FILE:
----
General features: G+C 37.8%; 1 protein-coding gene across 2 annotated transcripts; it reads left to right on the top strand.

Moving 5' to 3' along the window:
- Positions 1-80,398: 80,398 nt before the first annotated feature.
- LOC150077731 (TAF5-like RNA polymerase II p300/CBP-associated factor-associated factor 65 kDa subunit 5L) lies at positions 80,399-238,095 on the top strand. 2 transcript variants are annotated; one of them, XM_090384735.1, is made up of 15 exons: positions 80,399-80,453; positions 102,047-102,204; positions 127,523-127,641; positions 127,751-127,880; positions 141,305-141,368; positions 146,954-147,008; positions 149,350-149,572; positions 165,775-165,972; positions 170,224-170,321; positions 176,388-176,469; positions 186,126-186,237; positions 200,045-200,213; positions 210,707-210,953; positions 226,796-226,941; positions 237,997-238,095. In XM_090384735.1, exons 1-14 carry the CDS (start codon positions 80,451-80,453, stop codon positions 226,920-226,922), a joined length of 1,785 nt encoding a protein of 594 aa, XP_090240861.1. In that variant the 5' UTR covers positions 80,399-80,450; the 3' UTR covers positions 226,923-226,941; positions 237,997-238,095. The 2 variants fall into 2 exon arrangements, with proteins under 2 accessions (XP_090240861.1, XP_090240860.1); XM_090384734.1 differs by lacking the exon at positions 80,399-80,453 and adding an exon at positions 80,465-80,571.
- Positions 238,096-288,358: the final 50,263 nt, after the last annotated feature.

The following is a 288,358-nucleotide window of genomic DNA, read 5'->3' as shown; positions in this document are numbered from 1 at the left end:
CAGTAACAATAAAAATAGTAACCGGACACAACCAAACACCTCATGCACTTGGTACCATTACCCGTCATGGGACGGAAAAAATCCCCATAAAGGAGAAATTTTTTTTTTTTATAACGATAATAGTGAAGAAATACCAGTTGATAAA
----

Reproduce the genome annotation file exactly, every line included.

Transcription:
General features: G+C 37.8%; 1 protein-coding gene across 2 annotated transcripts; it reads left to right on the top strand.

Moving 5' to 3' along the window:
- Positions 1-80,398: 80,398 nt before the first annotated feature.
- LOC150077731 (TAF5-like RNA polymerase II p300/CBP-associated factor-associated factor 65 kDa subunit 5L) lies at positions 80,399-238,095 on the top strand. 2 transcript variants are annotated; one of them, XM_090384735.1, is made up of 15 exons: positions 80,399-80,453; positions 102,047-102,204; positions 127,523-127,641; positions 127,751-127,880; positions 141,305-141,368; positions 146,954-147,008; positions 149,350-149,572; positions 165,775-165,972; positions 170,224-170,321; positions 176,388-176,469; positions 186,126-186,237; positions 200,045-200,213; positions 210,707-210,953; positions 226,796-226,941; positions 237,997-238,095. In XM_090384735.1, exons 1-14 carry the CDS (start codon positions 80,451-80,453, stop codon positions 226,920-226,922), a joined length of 1,785 nt encoding a protein of 594 aa, XP_090240861.1. In that variant the 5' UTR covers positions 80,399-80,450; the 3' UTR covers positions 226,923-226,941; positions 237,997-238,095. The 2 variants fall into 2 exon arrangements, with proteins under 2 accessions (XP_090240861.1, XP_090240860.1); XM_090384734.1 differs by lacking the exon at positions 80,399-80,453 and adding an exon at positions 80,465-80,571.
- Positions 238,096-288,358: the final 50,263 nt, after the last annotated feature.

The following is a 288,358-nucleotide window of genomic DNA, read 5'->3' as shown; positions in this document are numbered from 1 at the left end:
CAGTAACAATAAAAATAGTAACCGGACACAACCAAACACCTCATGCACTTGGTACCATTACCCGTCATGGGACGGAAAAAATCCCCATAAAGGAGAAATTTTTTTTTTTTATAACGATAATAGTGAAGAAATACCAGTTGATAAA